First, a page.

National Weather Service United States Department of Commerce

Fairfield EF-1 Tornado (Jefferson County) 
June 22, 2017

Estimated Maximum Wind:
110 mph
4 Injuries
Damage Path Length:
8.29 miles
Maximum Path Width:
255 yards 
Approximate Start Point/Time:
4 NNE Bessemer 33.4282/-86.9397 at 1221 pm
Approximate End Point/Time:
4 WSW Mitchell 33.5317/-86.8670 at 1238 pm

National Service Meteorologists surveyed storm damage in western Jefferson County, and found that the damage was consistent with a tornado. There were three separate notable increases in damage severity and/or density, likely indicating that the tornado`s funnel had a skipping/cycling characteristic as it swayed from less to more intense.

The tornado touched down along 5th Street North, between Highway 11 and Avenue A, where damage ranged from broken large limbs to uprooted and snapped trees. The tornado then traveled northeast with a long swath of damage centered along a track generally between Interstate 20/59 and Highway 11. Aside from continued uprooting of trees and downing of limbs, the first notable damage occurred just west of Western Hills Mall, where there was hefty damage to an Express Oil Change, Alabama ABC store, and mini strip mall, along Dr. M.L.K. Boulevard. Damage at this location was likely the result of a short-lived, concentrated vortex, with a track around 300 yards in length and EF-1 intensity. Beyond this point, damage fell into EF-0.

The tornado continued knocking down trees as it moved northeast, with some trees falling onto homes, resulting in severe roof damage. Tornadic winds also caused minor to moderate roof damage ranging from missing shingles to sections of roof damaged or blown off, especially in neighborhoods adjacent to Miles College (to the south and northeast). Given a noticeable increase in damage density, it`s possible that the tornado briefly intensified in this area, over the course of roughly a 700 yard path. While there was an obvious increase in the amount of uprooted trees, there was a large contribution from shallow root systems and especially saturated soil from several-day`s rain; thus, given a lack of notable wind-driven damage to homes (which held in EF-0, characteristic of shingle and roof trim damage), the overall damage pattern didn`t tip the scale for a small corridor of EF-1 rating.

Next, the tornado neared and crossed Interstate 20/59 where the extent of damage backed off, though some minor structural damage was done to the Tire Tech car bay, and Freeway Honda. Windows were also blown out of a few cars at Honda dealership. An increase in the number of uprooted trees was again observed surrounding Tuxedo Park on the north side of Interstate 20/59, along with roof damage to a few homes. Tornado damage became very sporadic and increasingly less significant as the tornado neared Bankhead Highway, dissipating near the CSX Transportation railways adjacent to Pratt Highway.

Statement on EF Rating:

The Fairfield tornado was given a preliminary rating of EF-2, though was later downgraded to EF-1 intensity after a detailed damage survey was conducted. Several factors led to the downgrade, including: extent of damage to buildings and contributing roles from wind entry points and/or characteristics of construction; indications from surrounding damage. These considerations are outlined below.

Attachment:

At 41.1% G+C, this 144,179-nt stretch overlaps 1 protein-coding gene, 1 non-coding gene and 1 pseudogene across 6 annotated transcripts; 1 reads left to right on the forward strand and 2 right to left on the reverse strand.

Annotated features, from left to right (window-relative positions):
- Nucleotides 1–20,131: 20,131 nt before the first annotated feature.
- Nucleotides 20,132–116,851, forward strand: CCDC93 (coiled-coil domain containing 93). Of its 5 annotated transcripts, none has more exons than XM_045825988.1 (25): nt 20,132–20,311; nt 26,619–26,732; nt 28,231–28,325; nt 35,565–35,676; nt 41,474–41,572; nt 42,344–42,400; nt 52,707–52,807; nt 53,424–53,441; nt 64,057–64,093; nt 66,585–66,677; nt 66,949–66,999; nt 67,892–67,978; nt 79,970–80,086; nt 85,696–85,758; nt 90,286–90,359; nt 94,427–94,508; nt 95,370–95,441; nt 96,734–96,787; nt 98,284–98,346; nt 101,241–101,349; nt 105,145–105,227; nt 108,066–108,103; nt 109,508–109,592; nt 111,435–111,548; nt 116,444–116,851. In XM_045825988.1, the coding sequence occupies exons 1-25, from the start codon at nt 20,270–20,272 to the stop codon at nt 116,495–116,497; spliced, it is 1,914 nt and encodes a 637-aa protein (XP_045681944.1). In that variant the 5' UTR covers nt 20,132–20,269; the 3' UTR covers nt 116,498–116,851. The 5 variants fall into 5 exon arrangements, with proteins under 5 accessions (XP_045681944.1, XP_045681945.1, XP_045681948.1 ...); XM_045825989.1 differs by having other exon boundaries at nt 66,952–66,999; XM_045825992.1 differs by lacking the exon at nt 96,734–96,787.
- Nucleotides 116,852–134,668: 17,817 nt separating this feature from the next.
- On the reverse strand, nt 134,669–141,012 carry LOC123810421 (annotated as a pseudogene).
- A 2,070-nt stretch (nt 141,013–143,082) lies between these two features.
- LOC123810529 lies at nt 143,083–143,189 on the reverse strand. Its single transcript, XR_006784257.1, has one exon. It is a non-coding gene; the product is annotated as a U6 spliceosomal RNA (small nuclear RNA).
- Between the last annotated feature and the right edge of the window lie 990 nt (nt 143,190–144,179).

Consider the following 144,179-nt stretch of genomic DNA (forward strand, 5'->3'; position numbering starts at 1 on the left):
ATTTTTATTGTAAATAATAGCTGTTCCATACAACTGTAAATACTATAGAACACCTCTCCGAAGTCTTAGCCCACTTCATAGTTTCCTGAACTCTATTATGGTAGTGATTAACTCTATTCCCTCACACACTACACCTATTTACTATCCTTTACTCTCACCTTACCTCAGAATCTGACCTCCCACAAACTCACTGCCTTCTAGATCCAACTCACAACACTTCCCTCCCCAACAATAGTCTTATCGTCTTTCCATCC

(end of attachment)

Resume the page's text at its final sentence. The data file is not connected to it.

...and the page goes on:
A panoramic shot of the KFC restaurant and Express Oil Change (see first damage picture below) revealed a noticeable difference in degree of damage to the two structures. It was determined that a total of six large bay doors on the Express Oil Change played a large role in the structural compromise of the building. These doors served as an entry point for tornadic winds to lift and shift the entire roof, which then resulted in several points of wall failure. If tornadic winds were directly responsible for the collapsed portions of walls at the Express Oil Change versus assistance from the six wind entry points, then there would have been a higher level of damage to the KFC restaurant. Taking into account the most notable damage between the two buildings, a designation of EF-1 intensity was assigned.

Immediately behind the KFC and Express Oil Change sat an ABC store. While there was a very dramatic-looking and near-complete destruction of the structure, aside from a few remaining interior walls, a close inspection suggested construction characteristics played a large role in the demise of the structure. This included the type of framing and wall-to-foundation fastening. It was determined that EF-1 wind speeds were strong enough to cause the extent of damage observed at the ABC store. Just to the north of the ABC store, damage to a mini strip mall and the first few units of a housing complex also matched up to a tornado of EF-1 intensity. In other words, while an EF-2 tornado probably would have resulted in similar damage to the ABC store, we looked for lower wind speeds capable of producing this damage, considering the nature of construction and level of damage to the aforementioned surrounding structures. 

 Radar Data & Damage Pictures
Radar Image  

This is an image of the 0.5 degree reflectivity (left) and velocity (right) data from KBMX at 1222 pm right after the tornado touched down.


Damage Image  

Panarama of Express Oil Change & KFC

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ABC Store Destroyed

Express Oil Change Damaged

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Strip Mall Damaged

Home Damaged

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Tree damage

Roof Damage